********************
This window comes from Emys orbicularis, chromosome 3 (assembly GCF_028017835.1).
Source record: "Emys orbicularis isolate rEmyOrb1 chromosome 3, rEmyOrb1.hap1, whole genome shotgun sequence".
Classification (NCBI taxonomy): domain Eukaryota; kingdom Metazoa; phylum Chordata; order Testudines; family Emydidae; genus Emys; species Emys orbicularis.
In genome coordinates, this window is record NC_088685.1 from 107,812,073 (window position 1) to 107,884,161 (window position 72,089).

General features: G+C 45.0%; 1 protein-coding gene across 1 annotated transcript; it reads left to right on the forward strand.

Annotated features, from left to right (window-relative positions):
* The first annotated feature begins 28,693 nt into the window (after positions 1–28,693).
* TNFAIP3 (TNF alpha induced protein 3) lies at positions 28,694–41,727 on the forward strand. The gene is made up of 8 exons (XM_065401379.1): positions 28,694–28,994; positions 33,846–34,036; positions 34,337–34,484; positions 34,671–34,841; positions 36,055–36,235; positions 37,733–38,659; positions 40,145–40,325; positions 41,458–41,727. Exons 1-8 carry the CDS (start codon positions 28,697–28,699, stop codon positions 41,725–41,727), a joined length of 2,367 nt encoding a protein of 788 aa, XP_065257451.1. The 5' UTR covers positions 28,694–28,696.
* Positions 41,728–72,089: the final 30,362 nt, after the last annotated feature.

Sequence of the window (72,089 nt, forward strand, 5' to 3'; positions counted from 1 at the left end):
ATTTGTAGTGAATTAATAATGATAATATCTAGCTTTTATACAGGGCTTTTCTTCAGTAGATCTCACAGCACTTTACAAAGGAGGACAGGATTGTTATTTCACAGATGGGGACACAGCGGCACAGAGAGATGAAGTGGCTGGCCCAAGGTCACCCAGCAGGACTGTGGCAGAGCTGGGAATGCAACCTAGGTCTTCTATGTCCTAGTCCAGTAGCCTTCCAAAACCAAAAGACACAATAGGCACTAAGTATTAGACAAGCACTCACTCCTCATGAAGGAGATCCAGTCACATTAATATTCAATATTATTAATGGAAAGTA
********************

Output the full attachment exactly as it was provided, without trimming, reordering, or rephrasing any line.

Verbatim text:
This window comes from Emys orbicularis, chromosome 3 (assembly GCF_028017835.1).
Source record: "Emys orbicularis isolate rEmyOrb1 chromosome 3, rEmyOrb1.hap1, whole genome shotgun sequence".
Classification (NCBI taxonomy): domain Eukaryota; kingdom Metazoa; phylum Chordata; order Testudines; family Emydidae; genus Emys; species Emys orbicularis.
In genome coordinates, this window is record NC_088685.1 from 107,812,073 (window position 1) to 107,884,161 (window position 72,089).

General features: G+C 45.0%; 1 protein-coding gene across 1 annotated transcript; it reads left to right on the forward strand.

Annotated features, from left to right (window-relative positions):
* The first annotated feature begins 28,693 nt into the window (after positions 1–28,693).
* TNFAIP3 (TNF alpha induced protein 3) lies at positions 28,694–41,727 on the forward strand. The gene is made up of 8 exons (XM_065401379.1): positions 28,694–28,994; positions 33,846–34,036; positions 34,337–34,484; positions 34,671–34,841; positions 36,055–36,235; positions 37,733–38,659; positions 40,145–40,325; positions 41,458–41,727. Exons 1-8 carry the CDS (start codon positions 28,697–28,699, stop codon positions 41,725–41,727), a joined length of 2,367 nt encoding a protein of 788 aa, XP_065257451.1. The 5' UTR covers positions 28,694–28,696.
* Positions 41,728–72,089: the final 30,362 nt, after the last annotated feature.

Sequence of the window (72,089 nt, forward strand, 5' to 3'; positions counted from 1 at the left end):
ATTTGTAGTGAATTAATAATGATAATATCTAGCTTTTATACAGGGCTTTTCTTCAGTAGATCTCACAGCACTTTACAAAGGAGGACAGGATTGTTATTTCACAGATGGGGACACAGCGGCACAGAGAGATGAAGTGGCTGGCCCAAGGTCACCCAGCAGGACTGTGGCAGAGCTGGGAATGCAACCTAGGTCTTCTATGTCCTAGTCCAGTAGCCTTCCAAAACCAAAAGACACAATAGGCACTAAGTATTAGACAAGCACTCACTCCTCATGAAGGAGATCCAGTCACATTAATATTCAATATTATTAATGGAAAGTA